‘Fun With Problems: Stories’ by Robert Stone

Fun With Problems


Robert Stone

Houghton Mifflin Harcourt: 196 pp., $24

The last decade or so has been challenging for Robert Stone. In the wake of his 1998 novel, “Damascus Gate” -- a millennial masterpiece set in Jerusalem -- he published two middling books, the novel “Bay of Souls” and the memoir “Prime Green,” that may be most noteworthy for what they lack. Both traffic in the classic Stone motifs: God and dope, primarily. And both are suitably apocalyptic, looking at characters (and, in the case of “Prime Green,” a counterculture) that have gone off the rails. But while “Damascus Gate,” like earlier Stone novels such as “Dog Soldiers” and “A Flag for Sunrise,” revels in its sprawling chaos, “Bay of Souls and “Prime Green” come off as oddly constrained. It’s as if Stone had grown weary of his half-century-long immersion with those at the edges of society, as if the burden of his own imagination had become too great.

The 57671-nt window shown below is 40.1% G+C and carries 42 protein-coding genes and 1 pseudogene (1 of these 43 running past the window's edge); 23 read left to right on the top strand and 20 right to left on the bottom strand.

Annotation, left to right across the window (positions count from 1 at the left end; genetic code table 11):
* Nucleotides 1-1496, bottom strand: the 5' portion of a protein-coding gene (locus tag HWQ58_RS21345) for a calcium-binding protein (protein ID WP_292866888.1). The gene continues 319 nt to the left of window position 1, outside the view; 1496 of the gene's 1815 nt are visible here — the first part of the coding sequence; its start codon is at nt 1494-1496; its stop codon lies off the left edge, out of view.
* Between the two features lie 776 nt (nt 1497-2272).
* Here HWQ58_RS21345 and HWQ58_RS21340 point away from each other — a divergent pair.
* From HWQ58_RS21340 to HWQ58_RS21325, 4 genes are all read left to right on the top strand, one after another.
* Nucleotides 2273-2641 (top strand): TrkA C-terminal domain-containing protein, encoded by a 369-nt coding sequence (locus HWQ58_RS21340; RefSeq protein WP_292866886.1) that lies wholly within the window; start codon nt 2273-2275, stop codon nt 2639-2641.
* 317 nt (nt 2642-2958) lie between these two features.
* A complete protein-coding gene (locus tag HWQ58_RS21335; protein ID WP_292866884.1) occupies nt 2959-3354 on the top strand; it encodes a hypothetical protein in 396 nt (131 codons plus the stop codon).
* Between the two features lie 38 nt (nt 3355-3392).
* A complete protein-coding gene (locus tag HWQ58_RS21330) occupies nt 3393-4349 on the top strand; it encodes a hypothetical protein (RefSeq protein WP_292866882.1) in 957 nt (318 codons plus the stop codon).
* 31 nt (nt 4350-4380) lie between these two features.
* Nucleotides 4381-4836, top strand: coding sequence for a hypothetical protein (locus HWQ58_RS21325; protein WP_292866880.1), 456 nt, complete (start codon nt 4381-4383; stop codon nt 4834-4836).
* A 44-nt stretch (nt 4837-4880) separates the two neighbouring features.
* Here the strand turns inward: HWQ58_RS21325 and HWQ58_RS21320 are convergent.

Stone’s new book, “Fun With Problems,” may not represent a complete return to form, but it’s far more satisfying than “Bay of Souls” or “Prime Green.” Gathering seven pieces of short fiction, it is brilliant in places and slack in others, a primer (if you will) of Stone’s obsessions that is, by turns, revelatory and raw. As with his 1997 story collection “Bear and His Daughter,” some of the material here gives the impression of a writer not quite at ease with the form in which he’s working; Stone is no miniaturist, after all.

But if this mars such efforts as “Charm City,” with its contrived pickup-turned-crime-drama double narrative, or “From the Lowlands,” which suffers from an unnatural compression (“What happened then,” Stone writes, encapsulating several years in a fraction of a paragraph, “was Barbara the beautiful . . . beamed herself to Dongo up in Dongoville, California, but she came crawling back after a year and Leroy unwisely married her. Dongo died -- had to happen. Leroy’s marriage was brief.”), Stone more often evokes a peculiar state of being, fleeting and generally drug-infused, in which we are the architects of our (mis)fortune in a universe that can turn on us at any time.